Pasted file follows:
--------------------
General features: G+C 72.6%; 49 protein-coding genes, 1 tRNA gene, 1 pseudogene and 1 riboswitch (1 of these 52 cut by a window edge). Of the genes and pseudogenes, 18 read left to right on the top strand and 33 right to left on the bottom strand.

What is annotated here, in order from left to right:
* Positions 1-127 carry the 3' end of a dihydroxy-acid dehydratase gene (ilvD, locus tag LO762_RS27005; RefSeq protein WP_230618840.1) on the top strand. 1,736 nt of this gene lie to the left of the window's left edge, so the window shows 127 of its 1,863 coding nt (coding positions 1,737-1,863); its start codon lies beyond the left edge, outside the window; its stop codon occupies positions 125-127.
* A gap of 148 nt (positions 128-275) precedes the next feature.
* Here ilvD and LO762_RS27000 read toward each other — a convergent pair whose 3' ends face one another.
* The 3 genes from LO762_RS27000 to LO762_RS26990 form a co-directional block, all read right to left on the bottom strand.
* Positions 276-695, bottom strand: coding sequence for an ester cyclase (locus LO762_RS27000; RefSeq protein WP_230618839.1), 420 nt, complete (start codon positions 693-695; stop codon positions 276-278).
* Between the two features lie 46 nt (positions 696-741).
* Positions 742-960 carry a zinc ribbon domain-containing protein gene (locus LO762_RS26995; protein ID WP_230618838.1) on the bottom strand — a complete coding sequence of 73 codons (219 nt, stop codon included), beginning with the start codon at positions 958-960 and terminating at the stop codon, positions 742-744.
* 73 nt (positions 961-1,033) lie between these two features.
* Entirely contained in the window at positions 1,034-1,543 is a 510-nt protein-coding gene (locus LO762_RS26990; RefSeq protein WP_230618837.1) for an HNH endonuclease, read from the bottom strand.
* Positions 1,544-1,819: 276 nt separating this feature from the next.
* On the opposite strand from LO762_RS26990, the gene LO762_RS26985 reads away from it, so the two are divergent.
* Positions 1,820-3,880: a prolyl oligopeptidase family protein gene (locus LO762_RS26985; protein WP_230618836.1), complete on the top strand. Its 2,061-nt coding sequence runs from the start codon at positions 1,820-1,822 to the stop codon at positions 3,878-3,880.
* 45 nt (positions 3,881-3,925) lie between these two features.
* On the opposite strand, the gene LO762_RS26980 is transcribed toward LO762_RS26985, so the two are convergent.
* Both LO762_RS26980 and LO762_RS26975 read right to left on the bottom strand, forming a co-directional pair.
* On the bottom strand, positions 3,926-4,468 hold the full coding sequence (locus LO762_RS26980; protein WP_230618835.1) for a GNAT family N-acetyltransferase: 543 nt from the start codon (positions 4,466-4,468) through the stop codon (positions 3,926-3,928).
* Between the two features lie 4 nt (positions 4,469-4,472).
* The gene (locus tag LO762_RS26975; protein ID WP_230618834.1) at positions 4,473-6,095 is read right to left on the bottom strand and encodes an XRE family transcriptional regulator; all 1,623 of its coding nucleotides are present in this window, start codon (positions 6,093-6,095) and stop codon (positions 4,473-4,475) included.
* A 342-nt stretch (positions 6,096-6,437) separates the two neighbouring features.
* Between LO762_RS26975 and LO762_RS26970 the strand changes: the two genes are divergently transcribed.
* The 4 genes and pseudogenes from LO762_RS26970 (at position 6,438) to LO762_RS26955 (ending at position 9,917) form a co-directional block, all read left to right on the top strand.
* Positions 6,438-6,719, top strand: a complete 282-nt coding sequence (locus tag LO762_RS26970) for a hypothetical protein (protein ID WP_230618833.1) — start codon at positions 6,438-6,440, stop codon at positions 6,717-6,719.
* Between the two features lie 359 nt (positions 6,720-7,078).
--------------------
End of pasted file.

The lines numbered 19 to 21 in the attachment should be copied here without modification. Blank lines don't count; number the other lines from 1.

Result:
* Between the two features lie 4 nt (positions 4,469-4,472).
* The gene (locus tag LO762_RS26975; protein ID WP_230618834.1) at positions 4,473-6,095 is read right to left on the bottom strand and encodes an XRE family transcriptional regulator; all 1,623 of its coding nucleotides are present in this window, start codon (positions 6,093-6,095) and stop codon (positions 4,473-4,475) included.
* A 342-nt stretch (positions 6,096-6,437) separates the two neighbouring features.